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-   -   Best yarn type ^^ (http://www.knittinghelp.com/forum/showthread.php?t=105457)

MisSamso 08-25-2011 08:51 PM

Best yarn type ^^
 
Hello everyone ^^

Hope you're fine

I'm a new knitter and I decided to start my projects since I can read and understand patterns, but I'm facing a problem in choosing the right yarn type and brand especially that I'm going to order them online and I have no idea of the different types like ( Worsted Weight, bulky and chunky) which is good for what , so I need your help and experience.

I'm thinking to have Red Heart or Knit Picks , what do you think of these two brands ?

Note : my projects will be scarfs, bags and amigurames till now ^^

TreshaRuthe 08-25-2011 08:54 PM

My personal (rather vehement) opinion is anything but Red Heart. But I openly acknowledge that I have a distaste of that company's products as a whole for many reasons that I won't really go into on here. I will only use Red Heart for pieces made for pets or for welcome mats.

suzeeq 08-25-2011 09:07 PM

Some people hate RH and some love it, and there's more than just one kind of yarn, some are softer than others. Best thing is to try out different yarns for different projects and see what you like. A hand wash only yarn wouldn't be a good idea for something that needs to be washed frequently; you probably want the acrylic yarn for the toys.

Fingering or sock, worsted and bulky refer to the thickness of the yarn, also called it's 'weight' which has nothing to do with the weight of the skein. A worsted is a medium thickness and suitable for a large variety of projects. Fingering or sock weight (these are about the same thickness and are used interchangeably) can be used on small needles for socks, or larger needles for lacey items, and sometimes on in between needles for baby sweaters or hats. Bulky is fairly thick and is usually used for heavier scarves or hats, sometimes sweaters.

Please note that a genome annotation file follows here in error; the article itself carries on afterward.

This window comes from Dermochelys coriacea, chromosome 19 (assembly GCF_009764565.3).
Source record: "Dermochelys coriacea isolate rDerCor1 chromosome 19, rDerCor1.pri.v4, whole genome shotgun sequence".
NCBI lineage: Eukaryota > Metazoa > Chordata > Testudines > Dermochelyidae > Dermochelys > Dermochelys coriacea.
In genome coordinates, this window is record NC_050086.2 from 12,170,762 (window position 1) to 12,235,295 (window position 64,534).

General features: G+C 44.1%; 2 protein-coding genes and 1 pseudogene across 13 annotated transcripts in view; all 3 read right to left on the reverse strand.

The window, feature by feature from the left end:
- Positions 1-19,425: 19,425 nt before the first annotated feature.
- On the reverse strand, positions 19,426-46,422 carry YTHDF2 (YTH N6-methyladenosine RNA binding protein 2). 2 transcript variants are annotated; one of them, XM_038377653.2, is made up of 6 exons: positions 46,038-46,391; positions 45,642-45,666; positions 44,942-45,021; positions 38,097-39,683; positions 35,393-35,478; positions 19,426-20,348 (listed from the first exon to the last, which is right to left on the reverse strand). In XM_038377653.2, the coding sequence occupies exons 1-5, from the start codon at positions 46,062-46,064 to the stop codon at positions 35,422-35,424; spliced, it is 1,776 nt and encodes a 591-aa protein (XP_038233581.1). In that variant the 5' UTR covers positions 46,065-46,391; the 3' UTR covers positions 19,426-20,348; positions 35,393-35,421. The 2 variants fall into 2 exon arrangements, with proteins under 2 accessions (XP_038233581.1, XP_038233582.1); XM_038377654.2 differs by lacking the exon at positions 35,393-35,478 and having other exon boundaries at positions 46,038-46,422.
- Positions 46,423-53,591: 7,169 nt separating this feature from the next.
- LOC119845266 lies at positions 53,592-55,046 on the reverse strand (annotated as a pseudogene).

If you have a craft store like Joanns, Michaels, AC Moore or Hobby Lobby near you, just go visit their yarn department. Pick up and feel different kinds of yarn and see what you like and see how different they are from each other.

fatoldladyinpjs 08-25-2011 09:54 PM

Red Heart is scratchy. I don't like Lion brand or Vanna's Choice (by Lion) because they split. I'm always having to rip out my work or fix stitches because the needle tip didn't get it all. For acrylics, a good one is Bernat. Using wool or acrylics is up to you. I think the natural fibers feel heavenly to knit with. Knitpicks would be a good choice. If you want easy care, the Superwash wools are good. For a beginner, I would suggest a sport or worsted weight with a size 8 needles.

Another advantage to using wool is that it stays warm even when wet. This can make a big difference if you're walking in a snowstorm, shoveling snow, or sledding and get your hat and mittens soaked. I found this out the hard way when waiting for a bus in cold winds, shivering in wet acrylic mittens. I'm currently getting ready for winter by knitting mittens in wool this time. I'm not going to make that mistake again.